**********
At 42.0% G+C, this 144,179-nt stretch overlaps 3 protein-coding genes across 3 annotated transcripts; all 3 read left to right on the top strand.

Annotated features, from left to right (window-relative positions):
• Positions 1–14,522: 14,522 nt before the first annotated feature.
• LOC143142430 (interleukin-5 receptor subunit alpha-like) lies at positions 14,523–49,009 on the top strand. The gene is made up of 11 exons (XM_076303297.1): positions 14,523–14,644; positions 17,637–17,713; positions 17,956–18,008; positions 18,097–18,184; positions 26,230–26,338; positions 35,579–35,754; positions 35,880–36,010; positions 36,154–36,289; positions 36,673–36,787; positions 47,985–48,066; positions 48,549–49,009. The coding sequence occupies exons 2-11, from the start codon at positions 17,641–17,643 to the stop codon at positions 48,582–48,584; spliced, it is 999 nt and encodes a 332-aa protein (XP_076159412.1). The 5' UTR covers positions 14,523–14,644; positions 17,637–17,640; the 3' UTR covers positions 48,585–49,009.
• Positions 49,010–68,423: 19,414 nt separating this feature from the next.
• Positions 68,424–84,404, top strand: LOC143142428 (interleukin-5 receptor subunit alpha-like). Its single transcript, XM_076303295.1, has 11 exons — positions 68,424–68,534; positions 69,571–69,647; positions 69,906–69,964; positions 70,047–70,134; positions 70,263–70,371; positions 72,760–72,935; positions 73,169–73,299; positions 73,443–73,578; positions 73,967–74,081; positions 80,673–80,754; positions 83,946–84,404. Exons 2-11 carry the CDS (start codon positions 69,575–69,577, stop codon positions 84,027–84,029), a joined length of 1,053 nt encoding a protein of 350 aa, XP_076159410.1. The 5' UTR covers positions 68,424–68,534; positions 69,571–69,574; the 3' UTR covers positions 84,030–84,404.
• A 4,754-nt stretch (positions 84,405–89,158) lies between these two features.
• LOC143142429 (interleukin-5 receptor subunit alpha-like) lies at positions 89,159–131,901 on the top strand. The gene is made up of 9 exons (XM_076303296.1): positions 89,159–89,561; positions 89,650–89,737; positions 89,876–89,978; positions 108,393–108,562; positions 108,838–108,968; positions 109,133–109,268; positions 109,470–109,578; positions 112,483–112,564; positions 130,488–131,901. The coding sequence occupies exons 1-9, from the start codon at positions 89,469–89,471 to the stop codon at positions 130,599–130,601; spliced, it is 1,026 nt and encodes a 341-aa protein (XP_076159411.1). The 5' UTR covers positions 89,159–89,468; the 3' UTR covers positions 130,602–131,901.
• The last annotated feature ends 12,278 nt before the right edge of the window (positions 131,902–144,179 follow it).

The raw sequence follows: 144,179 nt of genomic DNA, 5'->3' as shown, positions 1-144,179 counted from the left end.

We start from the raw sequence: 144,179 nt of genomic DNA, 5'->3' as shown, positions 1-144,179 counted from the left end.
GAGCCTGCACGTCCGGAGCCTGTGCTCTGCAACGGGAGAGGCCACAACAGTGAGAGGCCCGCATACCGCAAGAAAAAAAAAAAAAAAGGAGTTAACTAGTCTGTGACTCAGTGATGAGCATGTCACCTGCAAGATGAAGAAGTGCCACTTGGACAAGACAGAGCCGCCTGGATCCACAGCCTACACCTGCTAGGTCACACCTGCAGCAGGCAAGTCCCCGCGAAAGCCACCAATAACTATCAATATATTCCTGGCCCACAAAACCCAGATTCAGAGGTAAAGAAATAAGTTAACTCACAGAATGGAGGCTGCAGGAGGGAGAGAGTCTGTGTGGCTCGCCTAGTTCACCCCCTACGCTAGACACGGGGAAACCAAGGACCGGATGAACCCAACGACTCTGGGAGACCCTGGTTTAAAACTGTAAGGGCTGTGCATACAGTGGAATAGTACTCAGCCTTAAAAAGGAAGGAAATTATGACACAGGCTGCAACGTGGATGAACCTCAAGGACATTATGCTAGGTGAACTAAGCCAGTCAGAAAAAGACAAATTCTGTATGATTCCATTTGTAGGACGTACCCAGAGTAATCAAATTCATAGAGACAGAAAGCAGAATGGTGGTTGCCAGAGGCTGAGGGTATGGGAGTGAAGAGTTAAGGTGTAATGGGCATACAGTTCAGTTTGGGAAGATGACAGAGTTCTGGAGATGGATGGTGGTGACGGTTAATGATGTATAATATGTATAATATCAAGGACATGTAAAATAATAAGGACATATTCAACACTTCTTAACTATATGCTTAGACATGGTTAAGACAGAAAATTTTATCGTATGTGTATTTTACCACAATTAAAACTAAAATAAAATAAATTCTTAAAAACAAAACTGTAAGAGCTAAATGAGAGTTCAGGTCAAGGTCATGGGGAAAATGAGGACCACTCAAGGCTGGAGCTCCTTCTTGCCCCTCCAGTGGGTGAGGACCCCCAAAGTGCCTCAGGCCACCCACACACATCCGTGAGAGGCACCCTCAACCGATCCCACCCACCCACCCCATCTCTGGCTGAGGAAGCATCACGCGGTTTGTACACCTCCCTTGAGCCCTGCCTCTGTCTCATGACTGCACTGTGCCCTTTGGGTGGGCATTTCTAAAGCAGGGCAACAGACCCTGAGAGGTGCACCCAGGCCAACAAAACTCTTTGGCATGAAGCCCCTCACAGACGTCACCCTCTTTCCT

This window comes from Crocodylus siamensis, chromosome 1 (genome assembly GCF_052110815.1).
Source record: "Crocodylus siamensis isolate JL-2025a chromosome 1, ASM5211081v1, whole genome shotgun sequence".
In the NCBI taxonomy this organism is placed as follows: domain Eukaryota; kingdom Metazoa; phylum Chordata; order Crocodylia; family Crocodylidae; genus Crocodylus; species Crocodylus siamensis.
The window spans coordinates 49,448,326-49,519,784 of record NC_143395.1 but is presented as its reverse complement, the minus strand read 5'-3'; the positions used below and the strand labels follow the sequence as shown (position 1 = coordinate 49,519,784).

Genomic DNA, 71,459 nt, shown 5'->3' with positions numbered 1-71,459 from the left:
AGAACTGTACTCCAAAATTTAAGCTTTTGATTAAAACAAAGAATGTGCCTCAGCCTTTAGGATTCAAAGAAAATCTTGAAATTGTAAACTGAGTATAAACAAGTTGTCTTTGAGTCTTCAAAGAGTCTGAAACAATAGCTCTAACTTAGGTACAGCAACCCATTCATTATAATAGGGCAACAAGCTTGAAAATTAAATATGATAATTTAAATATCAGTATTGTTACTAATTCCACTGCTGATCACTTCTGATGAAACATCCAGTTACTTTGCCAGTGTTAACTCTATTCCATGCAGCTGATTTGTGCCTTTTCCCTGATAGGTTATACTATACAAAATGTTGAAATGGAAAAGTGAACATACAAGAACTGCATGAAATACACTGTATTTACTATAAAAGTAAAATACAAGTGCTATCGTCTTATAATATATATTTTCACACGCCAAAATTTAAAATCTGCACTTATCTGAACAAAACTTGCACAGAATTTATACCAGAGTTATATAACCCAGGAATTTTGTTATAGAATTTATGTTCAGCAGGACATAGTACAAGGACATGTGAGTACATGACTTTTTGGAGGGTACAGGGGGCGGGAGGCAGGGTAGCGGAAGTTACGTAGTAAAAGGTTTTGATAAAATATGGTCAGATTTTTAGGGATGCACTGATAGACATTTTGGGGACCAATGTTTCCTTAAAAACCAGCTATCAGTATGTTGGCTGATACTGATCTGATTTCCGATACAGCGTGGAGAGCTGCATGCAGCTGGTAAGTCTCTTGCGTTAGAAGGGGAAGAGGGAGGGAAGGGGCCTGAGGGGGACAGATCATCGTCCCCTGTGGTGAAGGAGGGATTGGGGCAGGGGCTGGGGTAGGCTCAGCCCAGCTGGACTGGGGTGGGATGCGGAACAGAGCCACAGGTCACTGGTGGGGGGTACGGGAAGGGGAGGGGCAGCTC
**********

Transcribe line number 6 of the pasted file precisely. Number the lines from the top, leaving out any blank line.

• Positions 68,424–84,404, top strand: LOC143142428 (interleukin-5 receptor subunit alpha-like). Its single transcript, XM_076303295.1, has 11 exons — positions 68,424–68,534; positions 69,571–69,647; positions 69,906–69,964; positions 70,047–70,134; positions 70,263–70,371; positions 72,760–72,935; positions 73,169–73,299; positions 73,443–73,578; positions 73,967–74,081; positions 80,673–80,754; positions 83,946–84,404. Exons 2-11 carry the CDS (start codon positions 69,575–69,577, stop codon positions 84,027–84,029), a joined length of 1,053 nt encoding a protein of 350 aa, XP_076159410.1. The 5' UTR covers positions 68,424–68,534; positions 69,571–69,574; the 3' UTR covers positions 84,030–84,404.